Poet, critic, translator, and poetry professor Ilya Kaminsky was born in Odessa, then Soviet Union, in 1977. After contracting mumps at the age of four, he became hard of hearing. In 1993, he immigrated to the United States with his family and settled in Rochester, New York. There, at the age of sixteen, Kaminsky received a hearing aid for the first time and from then on was able to experience the world acoustically. For his later writing, however, the childhood experience was formative: »I got to know the world through pictures. Writing is something visual for me.«
Kaminsky, who had already begun writing while at school, has been writing his poems in English since 1994. His first collection of poems, »Musica Humana« was published in 2002. He gained international fame with the book of poems »Dancing in Odessa« , which has been translated into more than twenty languages. It is a book of memories of the city of his childhood and the individual people there, and a book of reflections on remembering as well as a processing of personal, family, and cultural history with references to Joseph Brodsky, Marina Tsvetaeva, Isaak Babel, Paul Celan, and others. In his history poem »Deaf Republic« , written over the course of nearly ten years, Kaminsky tells of war, of violence, but also of solidarity: after the shooting of a deaf boy by soldiers, the inhabitants of the town of Vasenka, itself at war, gather and resist by pretending to be deaf. They write »No one can hear you« in chalk on the wall of the soldiers’ barracks. Against the backdrop of Russia’s war of aggression in Ukraine, the book seems prophetic today. But it also ironically highlights the supposedly safe position of the spectators, watching the war from afar.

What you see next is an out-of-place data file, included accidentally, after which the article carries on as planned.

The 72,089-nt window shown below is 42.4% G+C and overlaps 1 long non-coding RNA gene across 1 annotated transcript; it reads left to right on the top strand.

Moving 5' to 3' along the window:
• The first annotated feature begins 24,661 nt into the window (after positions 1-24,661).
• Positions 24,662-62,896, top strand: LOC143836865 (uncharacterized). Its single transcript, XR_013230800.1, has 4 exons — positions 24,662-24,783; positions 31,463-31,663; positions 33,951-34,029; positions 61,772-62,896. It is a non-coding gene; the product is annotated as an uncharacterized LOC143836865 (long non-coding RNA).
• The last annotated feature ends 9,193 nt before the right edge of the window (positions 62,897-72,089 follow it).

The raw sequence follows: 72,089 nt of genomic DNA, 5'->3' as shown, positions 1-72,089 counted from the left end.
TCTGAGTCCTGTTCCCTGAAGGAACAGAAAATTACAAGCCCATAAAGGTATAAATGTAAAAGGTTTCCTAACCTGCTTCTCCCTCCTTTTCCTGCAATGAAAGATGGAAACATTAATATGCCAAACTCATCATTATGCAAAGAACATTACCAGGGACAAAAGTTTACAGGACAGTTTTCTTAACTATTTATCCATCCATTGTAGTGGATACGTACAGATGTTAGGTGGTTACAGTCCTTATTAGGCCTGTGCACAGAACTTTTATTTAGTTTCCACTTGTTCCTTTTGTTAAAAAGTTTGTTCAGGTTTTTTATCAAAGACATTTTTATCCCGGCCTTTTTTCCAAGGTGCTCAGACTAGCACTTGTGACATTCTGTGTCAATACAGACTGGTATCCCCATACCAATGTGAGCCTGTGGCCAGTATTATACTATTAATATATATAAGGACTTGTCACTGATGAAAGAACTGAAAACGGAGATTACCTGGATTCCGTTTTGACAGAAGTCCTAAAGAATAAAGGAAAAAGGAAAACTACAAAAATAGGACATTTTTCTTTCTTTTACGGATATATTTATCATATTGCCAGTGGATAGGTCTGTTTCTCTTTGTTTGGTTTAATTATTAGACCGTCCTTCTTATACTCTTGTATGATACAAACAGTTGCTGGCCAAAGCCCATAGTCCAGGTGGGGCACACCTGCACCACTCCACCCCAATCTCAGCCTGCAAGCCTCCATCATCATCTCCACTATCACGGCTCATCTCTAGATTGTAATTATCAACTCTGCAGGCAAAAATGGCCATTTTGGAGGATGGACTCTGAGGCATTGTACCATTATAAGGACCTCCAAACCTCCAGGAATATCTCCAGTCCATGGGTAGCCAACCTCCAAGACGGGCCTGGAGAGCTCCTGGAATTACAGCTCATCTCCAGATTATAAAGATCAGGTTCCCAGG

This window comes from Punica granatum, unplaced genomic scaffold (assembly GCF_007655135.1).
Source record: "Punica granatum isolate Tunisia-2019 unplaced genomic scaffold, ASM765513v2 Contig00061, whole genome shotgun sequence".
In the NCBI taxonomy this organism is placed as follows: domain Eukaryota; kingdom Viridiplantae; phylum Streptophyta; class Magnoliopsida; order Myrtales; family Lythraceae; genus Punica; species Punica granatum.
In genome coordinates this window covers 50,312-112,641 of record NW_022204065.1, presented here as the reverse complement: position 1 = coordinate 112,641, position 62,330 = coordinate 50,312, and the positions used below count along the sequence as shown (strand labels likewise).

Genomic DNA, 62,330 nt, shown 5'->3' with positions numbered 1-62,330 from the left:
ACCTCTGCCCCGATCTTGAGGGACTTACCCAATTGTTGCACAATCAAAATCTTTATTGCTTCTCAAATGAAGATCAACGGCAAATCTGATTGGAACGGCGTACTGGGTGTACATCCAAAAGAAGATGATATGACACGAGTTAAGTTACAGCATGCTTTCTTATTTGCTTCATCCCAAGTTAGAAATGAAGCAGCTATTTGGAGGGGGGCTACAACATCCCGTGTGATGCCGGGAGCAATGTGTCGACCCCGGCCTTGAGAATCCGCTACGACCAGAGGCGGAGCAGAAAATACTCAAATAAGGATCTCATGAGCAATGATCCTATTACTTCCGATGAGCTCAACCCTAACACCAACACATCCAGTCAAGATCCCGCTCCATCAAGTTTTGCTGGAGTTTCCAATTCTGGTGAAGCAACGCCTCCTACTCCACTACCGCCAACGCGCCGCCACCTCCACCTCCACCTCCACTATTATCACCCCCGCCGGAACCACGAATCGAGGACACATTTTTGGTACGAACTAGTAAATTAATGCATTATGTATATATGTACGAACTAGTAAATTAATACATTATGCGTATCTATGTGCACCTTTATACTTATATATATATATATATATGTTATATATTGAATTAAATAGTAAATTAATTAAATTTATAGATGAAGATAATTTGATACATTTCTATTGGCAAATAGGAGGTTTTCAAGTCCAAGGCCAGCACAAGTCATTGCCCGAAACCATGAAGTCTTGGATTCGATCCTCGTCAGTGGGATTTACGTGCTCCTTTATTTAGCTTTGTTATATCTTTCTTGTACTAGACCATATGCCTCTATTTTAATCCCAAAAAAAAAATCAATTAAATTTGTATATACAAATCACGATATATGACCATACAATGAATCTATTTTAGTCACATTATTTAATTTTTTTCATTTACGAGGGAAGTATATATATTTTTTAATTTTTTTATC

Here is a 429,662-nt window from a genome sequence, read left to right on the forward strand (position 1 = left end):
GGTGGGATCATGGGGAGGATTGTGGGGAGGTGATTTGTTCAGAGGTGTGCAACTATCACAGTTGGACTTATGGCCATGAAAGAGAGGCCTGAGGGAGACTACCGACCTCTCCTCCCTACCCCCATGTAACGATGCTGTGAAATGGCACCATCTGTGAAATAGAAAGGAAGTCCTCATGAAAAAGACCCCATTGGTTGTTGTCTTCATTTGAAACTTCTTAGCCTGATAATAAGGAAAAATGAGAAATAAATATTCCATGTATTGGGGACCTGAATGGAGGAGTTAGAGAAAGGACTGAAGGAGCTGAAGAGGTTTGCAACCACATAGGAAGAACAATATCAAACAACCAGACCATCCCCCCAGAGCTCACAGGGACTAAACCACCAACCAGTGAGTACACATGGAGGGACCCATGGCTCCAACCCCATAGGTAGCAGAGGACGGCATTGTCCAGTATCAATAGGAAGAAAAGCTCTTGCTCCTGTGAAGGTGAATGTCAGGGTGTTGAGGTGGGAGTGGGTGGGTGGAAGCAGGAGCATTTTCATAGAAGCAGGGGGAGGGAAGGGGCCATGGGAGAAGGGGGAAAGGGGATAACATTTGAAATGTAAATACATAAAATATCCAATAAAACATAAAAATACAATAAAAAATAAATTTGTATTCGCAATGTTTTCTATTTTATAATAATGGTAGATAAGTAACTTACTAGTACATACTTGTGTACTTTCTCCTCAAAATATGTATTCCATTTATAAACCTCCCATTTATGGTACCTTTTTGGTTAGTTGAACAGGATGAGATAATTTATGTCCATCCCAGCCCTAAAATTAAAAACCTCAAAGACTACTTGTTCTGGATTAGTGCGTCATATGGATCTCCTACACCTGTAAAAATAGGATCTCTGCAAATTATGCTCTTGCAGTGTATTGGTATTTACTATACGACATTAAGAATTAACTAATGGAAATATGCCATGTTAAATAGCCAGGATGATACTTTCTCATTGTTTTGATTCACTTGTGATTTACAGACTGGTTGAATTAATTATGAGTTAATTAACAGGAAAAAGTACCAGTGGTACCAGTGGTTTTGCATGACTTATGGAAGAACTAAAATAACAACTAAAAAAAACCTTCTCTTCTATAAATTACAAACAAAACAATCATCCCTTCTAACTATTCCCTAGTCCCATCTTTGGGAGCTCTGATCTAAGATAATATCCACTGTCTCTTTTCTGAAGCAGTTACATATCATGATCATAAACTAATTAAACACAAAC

Kaminsky’s honors include the Academy of American Poets Fellowship, the National Book Award, the Metcalf Award from the American Academy of Arts and Letters, the Whiting Award, and the Lannan Fellowship. The BBC named him one of twelve artists who changed the world in 2019. Kaminsky is an advocate for the translation of international literature in the United States. He has been poetry editor at »Words Without Borders« and »Poetry International« and has edited several anthologies of international poetry, including the »Ecco Anthology of International Poetry«, which is required reading at schools in the United States. He is also the editor of the »Poets in the World« book series. Kaminsky was a legal intern for San Francisco Legal Aid and the National Immigration Law Center. Recently, he volunteered as a court-appointed special advocate for orphaned children in Southern California. He currently holds the Bourne Chair in Poetry at the Georgia Institute of Technology and lives in Atlanta.